Tuesday, 9 September 2014

Contemporary Realistic Fiction

It seems that Contemporary Realistic Fiction (CRF) has always been around, providing readers with opportunities to find out how other people think and live.  Middle School students are interested in the lives of others and how they deal with day-to-day situations in their lives, ordinary or extraordinary.  Good CRF has believable characters, in-depth storylines, emotional highs and lows and above all a feeling of hope that keeps the reader turning the page.  Teacher librarians respect the position CRF holds with Middle School readers and, resources the school library to keep them coming back for more.

I love reading contemporary realistic fiction, and always have.  I grew up in a country town and I loved reading about other people, in other places, doing things that were far more exciting than I was.
My first "real" contemporary realistic fiction book was Homecoming by Cynthia Voight.  I loved reading about Dicey and her siblings who were deserted by their mum in a carpark.  The story wasn't about the mum, but about how courageous Dicey was to look after her siblings, to keep them safe and to get them somewhere where they would be looked after.  At times, Dicey's situation was quite desperate, but they made it.  I was glued to this book, reading and re-reading more than once.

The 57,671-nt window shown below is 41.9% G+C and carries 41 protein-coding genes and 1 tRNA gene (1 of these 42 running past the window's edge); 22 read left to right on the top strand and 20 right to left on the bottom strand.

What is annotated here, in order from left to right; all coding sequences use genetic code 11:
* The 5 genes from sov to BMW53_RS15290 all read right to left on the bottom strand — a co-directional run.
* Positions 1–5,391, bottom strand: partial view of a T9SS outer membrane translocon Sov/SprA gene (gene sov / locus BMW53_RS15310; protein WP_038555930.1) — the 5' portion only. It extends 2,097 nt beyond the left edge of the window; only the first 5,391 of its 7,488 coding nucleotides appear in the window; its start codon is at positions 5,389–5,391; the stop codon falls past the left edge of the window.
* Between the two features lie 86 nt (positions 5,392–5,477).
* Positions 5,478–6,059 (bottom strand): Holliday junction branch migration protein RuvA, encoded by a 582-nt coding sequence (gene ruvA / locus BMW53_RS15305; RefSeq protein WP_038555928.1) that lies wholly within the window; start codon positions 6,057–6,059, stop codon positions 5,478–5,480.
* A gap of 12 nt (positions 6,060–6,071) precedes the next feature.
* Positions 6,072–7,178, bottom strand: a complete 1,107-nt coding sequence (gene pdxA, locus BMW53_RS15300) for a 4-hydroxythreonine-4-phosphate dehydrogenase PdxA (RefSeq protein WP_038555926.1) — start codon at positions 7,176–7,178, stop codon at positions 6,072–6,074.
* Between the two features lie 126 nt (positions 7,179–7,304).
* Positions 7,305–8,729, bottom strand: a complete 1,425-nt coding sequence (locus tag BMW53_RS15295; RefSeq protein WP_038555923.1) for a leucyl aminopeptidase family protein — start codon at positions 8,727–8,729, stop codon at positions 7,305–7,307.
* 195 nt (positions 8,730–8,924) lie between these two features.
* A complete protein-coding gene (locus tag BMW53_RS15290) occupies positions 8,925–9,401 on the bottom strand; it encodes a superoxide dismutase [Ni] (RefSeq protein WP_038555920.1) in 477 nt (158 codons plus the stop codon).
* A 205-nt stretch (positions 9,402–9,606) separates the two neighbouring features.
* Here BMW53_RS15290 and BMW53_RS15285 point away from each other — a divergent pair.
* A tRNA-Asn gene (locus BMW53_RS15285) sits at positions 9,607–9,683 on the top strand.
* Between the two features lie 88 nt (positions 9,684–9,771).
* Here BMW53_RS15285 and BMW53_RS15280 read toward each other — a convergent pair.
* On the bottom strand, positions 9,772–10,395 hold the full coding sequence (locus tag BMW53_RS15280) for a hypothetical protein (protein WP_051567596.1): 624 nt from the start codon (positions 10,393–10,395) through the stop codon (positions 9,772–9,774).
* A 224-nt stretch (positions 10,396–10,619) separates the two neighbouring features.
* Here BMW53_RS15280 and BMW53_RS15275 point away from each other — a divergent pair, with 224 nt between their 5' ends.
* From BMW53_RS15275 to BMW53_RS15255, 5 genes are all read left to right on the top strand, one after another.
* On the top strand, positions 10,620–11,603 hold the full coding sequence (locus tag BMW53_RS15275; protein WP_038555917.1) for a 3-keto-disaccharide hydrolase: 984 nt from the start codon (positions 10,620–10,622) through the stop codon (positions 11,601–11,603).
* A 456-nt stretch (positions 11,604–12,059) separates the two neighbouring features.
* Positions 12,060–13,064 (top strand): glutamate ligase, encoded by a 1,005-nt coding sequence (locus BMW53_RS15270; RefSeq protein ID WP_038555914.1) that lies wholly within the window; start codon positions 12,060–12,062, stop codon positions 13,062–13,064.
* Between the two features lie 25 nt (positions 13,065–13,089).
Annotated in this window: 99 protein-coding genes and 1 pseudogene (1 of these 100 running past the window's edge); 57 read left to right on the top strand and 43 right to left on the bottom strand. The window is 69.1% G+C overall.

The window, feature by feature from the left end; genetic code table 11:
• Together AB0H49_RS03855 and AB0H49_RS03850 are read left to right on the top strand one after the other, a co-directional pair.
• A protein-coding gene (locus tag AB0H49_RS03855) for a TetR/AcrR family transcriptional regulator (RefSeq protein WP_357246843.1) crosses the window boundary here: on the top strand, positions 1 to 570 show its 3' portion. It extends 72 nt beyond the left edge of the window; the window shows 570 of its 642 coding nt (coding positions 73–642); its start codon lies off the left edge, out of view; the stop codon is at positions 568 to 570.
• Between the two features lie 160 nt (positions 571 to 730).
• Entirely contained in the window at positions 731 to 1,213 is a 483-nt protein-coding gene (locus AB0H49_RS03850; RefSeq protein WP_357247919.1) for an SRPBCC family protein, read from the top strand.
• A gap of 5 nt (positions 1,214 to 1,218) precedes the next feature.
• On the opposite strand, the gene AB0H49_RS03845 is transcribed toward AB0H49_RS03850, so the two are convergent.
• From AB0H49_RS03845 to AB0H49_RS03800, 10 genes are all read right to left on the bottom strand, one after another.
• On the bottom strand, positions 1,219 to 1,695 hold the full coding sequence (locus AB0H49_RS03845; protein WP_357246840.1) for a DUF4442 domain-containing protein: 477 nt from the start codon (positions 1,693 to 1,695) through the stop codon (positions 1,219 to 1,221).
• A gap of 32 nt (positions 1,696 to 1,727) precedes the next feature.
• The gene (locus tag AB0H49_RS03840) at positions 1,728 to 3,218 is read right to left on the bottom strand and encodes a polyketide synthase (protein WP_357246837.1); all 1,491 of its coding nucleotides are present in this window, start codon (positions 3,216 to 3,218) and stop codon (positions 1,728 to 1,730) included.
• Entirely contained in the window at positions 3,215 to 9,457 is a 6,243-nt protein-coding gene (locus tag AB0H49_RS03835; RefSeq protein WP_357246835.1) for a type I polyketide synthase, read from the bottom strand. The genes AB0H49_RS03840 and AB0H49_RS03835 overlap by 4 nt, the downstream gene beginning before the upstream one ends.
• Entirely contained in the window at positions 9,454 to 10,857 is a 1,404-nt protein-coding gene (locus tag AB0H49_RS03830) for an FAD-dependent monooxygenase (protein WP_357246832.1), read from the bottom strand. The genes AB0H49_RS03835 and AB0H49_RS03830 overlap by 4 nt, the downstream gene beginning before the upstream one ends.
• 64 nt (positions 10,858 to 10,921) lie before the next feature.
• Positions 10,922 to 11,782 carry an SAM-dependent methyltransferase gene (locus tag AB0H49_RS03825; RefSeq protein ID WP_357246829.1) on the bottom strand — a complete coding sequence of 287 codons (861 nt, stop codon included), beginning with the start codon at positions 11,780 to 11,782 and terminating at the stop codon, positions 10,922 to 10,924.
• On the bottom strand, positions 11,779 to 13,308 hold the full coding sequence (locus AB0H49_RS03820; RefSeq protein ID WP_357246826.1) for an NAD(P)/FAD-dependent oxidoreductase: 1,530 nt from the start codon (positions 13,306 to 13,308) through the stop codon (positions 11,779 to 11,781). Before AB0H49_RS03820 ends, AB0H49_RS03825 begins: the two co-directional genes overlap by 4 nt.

I think contemporary realistic fiction is valuable to the library collection because it allows readers to become someone else for the duration of the book, it allows readers to live experiences, all be it vicariously, from the safety of their own lounge room and it provides opportunities for readers to develop their own identity.  Above all, most are really enjoyable stories that kids will enjoy reading.  

If I am ever asked which genre of books is my favourite, I always say that I love a good story.  Could be fiction, could be non-fiction.

There is a lot of good contemporary realistic fiction available for readers today.  It is the role of the teacher librarian to get those books into their collection and advocate, advocate, advocate and advertise that they are available for borrowing, give students a taste of what the story is about and encourage them to start reading.  Reading for leisure is just as valuable as reading for skill development.  

As I complete ETL402, I have developed a slight attraction to contemporary realistic fiction for students, often called Young Adult Fiction.  May be more than a slight attraction.  I am hooked, having read about 10 current titles in the last 6 weeks.  I will tell you more in my next post.

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